● The attack might be fake
● You may not get all your data back
● The hackers could leave malware behind
● You set a precedent that you will pay if attacked
● You are reinforcing the notion that hacking and scamming is profitable.
In fact, there are some legislatures in the US that are looking to make paying scammers’ ransom illegal. Since multiple municipalities have already gotten ransomware and paid the fine, more hackers are targeting them. The U.S. Treasury has already stated that they are firmly against payments to any ongoing extortion, including ransomware; and, in some cases, doing so may be breaking the law.
If you would like more information about ransomware, or if you are looking to get a comprehensive backup and recovery platform in place to stay proactive against a possible ransomware attack, call the IT professionals at Jackson Thornton Technologies today at 334-834-7660.
How to Monitor Your Employees’ Activities without Crossing Any Lines
Of all the contentious topics in the workplace, employee monitoring is among the most divisive. As an authority figure in your business, it is only natural that you would want to make sure that your team is working diligently—especially as they are working remotely. That being said, there are some lines that cannot be crossed you should be aware of. Let’s discuss the concept of monitoring your employees and what cannot be done.
Monitoring Your Team Without Telling Them
For starters, you can’t just start monitoring your team without informing them and obtaining their consent. This is generally illegal, and therefore should be avoided at any and every opportunity. The basic rule of thumb is this: unless you have a valid and legitimate reason to suspect an employee of acting out and are actively investigating their behaviors, you are not cleared to utilize monitoring software without informing your team that it is in place.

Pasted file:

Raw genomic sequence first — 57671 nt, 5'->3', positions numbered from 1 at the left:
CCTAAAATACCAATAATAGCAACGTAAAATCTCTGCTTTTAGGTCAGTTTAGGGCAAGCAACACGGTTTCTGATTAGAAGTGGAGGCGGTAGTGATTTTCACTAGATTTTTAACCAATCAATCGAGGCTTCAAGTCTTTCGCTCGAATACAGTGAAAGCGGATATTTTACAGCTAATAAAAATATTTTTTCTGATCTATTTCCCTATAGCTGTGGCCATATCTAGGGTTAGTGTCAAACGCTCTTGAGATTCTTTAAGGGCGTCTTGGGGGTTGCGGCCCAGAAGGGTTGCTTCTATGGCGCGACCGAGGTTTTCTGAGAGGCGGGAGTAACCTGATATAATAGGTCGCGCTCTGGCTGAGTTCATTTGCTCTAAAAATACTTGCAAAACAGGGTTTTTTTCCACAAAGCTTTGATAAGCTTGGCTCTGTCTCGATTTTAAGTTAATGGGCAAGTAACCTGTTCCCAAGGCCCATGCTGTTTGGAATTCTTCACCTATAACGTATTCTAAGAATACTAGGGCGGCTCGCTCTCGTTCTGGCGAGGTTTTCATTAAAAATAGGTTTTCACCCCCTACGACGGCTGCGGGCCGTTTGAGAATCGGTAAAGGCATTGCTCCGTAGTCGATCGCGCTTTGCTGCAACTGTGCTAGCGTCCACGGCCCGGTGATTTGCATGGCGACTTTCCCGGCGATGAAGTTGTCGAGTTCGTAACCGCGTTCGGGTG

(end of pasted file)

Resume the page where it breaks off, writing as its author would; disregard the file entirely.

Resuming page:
Therefore (as obvious as this point may be), don’t do that.
What you should instead do is be transparent with your team. Let them know that their systems will be monitored, what it is that will be monitored, and—this is the really important part—why you are monitoring their computers at all. Maintaining this level of transparency will be important to keep your team comfortable with the thought of being monitored, while you enjoy the security benefits of keeping your fingers on the pulse of your business.
Monitoring Your Team, Outside of Work
Remote work has added an extra wrench into your considerations, as it obviously gives your team an increased level of access to their work devices. So, if you no longer have simple access to and control over these devices, it makes sense that you would want to continue monitoring their computers even after regular working hours.